Recently in the budget speech delivered by the Finance Minister for 2021-22, the Government announced a new policy on Disinvestment which marked a significant shift from the position that has prevailed thus far. The policy statement made a distinction between sectors that are “strategic” and “non-strategic” from the Government’s perspective.
The following sectors were identified in the policy statement as “strategic” sectors: (a) atomic energy, space and defense, (b) transport and telecommunications, (c) power, petroleum, coal and other minerals, and (d) banking, insurance and financial services.
The Government announced that in strategic sectors, there will be “bare minimum” presence of public sector enterprises. The remaining public sector enterprises in the strategic sector will be privatized or merged or made subsidiaries of other public sector enterprises or closed.
With regard to non-strategic sectors (i.e., sectors other than those identified above), the Government stated that public sector enterprises will be privatized or closed.
Specifically, the Government announced that it will be completing transactions relating to Bharat Petroleum, Air India, Shipping Corporation of India, Container Corporation of India, IDBI Bank, Bharat Earth Movers, Pawan Hans and Nilanchal Ispat Nigam among others in 2021-22. It was further stated that other than IDBI Bank, the Government proposed to take up the privatization of two public sector banks and one general insurance company, as well as the initial public offering of LIC, in 2021-22.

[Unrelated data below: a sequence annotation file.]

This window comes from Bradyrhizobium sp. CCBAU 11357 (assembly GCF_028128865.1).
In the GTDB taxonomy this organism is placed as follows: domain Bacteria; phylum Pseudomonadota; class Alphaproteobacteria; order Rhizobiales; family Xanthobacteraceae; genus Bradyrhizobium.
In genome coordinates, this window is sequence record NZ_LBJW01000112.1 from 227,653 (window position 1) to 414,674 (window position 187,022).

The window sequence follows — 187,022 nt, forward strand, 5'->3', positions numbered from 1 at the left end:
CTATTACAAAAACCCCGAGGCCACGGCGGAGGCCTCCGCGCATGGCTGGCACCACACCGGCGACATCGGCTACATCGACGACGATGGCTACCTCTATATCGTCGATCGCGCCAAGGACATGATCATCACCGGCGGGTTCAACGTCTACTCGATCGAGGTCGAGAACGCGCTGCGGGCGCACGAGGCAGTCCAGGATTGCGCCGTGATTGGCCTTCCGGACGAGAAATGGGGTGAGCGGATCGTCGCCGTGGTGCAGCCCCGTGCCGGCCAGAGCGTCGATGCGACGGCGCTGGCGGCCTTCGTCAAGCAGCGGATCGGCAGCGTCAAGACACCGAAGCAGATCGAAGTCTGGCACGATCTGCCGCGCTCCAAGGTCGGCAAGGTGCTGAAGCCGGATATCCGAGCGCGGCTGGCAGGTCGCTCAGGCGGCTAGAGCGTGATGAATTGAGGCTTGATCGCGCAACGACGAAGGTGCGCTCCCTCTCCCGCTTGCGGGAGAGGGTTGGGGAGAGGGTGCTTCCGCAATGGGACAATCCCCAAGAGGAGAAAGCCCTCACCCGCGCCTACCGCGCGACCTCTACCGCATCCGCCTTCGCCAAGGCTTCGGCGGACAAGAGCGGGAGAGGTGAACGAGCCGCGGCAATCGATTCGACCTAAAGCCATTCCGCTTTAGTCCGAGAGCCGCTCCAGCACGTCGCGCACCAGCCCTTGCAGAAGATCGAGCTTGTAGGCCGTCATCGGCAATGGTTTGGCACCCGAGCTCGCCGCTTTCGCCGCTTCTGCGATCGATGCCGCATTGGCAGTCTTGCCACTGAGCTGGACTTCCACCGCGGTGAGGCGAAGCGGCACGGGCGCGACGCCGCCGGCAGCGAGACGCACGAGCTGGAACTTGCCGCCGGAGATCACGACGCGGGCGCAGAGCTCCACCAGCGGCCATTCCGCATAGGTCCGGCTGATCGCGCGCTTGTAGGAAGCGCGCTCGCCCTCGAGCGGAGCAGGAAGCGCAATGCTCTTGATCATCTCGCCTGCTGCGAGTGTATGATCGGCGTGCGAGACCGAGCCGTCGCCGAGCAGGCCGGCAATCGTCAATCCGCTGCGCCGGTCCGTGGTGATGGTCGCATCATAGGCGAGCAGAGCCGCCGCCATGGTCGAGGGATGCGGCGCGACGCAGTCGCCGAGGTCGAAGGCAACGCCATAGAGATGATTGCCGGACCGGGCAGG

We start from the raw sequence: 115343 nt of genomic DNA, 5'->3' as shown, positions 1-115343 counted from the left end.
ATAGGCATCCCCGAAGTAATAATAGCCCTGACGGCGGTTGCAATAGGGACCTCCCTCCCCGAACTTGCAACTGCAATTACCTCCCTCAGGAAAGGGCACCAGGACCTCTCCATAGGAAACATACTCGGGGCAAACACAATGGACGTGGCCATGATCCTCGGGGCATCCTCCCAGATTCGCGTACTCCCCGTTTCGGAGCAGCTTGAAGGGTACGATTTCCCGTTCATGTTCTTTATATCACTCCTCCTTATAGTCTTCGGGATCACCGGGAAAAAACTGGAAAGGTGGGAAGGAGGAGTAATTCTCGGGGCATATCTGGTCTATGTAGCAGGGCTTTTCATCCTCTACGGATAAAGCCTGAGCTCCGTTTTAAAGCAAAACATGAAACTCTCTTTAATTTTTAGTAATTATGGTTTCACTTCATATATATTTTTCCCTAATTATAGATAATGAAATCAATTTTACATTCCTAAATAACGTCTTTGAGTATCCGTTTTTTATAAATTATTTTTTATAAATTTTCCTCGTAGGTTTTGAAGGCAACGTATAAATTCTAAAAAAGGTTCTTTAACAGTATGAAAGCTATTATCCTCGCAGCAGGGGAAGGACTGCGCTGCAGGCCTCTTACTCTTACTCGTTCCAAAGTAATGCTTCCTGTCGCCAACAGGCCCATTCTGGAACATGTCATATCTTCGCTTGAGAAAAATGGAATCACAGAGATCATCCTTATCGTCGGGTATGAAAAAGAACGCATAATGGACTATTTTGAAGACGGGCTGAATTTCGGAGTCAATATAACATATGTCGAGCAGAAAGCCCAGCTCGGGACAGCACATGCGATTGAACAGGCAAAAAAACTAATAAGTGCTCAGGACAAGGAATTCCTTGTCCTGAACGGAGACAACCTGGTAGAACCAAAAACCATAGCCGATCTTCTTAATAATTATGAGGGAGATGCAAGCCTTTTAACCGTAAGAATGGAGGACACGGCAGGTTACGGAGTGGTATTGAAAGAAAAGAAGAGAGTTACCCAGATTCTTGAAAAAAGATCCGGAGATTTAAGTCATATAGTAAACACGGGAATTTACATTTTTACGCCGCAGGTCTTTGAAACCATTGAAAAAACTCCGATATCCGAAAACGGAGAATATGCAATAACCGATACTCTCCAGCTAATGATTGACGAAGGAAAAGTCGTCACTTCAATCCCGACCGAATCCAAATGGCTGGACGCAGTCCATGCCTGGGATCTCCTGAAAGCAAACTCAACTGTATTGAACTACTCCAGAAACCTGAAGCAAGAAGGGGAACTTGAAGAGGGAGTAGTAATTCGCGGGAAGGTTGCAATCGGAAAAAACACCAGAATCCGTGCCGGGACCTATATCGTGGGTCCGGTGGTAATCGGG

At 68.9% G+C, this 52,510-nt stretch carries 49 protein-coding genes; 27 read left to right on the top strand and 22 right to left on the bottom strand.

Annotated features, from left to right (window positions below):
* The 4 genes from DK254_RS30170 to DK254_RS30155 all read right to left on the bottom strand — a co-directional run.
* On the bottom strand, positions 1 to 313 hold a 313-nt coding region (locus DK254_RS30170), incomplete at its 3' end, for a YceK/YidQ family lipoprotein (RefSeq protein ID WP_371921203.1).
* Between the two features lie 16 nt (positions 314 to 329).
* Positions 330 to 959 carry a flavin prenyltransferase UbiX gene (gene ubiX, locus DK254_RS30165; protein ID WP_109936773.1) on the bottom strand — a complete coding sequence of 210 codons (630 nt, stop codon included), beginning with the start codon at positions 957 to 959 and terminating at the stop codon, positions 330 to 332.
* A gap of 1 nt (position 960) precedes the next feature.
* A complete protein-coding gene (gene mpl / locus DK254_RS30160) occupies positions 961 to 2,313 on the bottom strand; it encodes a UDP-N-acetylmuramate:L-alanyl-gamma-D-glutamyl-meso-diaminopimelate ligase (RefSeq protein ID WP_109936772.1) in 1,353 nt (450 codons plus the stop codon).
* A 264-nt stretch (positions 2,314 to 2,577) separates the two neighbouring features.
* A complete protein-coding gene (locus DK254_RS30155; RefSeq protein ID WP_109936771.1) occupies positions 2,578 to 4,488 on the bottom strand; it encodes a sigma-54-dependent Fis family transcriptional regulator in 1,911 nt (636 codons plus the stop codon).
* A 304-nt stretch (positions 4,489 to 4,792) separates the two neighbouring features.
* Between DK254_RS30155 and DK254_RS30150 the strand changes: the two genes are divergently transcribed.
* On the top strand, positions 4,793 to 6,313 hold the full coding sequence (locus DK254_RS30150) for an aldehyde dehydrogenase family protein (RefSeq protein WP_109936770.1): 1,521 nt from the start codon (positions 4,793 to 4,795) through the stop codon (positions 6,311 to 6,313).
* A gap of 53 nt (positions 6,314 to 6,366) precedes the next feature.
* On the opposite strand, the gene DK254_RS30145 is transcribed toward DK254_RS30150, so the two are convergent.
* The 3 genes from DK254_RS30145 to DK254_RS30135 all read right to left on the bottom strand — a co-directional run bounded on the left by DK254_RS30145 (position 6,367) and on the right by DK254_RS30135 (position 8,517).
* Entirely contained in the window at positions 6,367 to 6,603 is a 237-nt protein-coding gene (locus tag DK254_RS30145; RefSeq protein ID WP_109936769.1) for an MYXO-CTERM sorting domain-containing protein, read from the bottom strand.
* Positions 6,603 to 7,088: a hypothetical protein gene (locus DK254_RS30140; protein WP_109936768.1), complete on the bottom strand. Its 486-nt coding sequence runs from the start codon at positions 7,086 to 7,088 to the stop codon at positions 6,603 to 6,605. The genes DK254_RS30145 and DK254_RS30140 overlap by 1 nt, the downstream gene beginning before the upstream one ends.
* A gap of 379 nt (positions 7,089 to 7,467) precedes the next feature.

While the Government has issued perhaps the strongest ever statement on the need for privatization and set out a clear policy without any caveats, it is also a fact that successive governments in the past have been unable to complete, or indeed progress, such disinvestment transactions to any meaningful extent.
It would be instructive to consider the reasons for this, to draw lessons for execution of the policy statement issued by the Government.
Past experience indicates that transactions in which the Government sells a majority or controlling interest, but retains a minority interest, are problematic for three reasons.
First, they are unlikely to fetch optimal value for the Government at the initial stage. Second, retention by the Government of a minority stake will inevitably mean that the Government has some minority rights associated with such residual shareholding – as a practical matter, this hampers quick decision making after the sale, restricts future funding and slows down the growth of the company. Third, the eventual exit of the Government by a sale of its residual shareholding is likely to be contentious.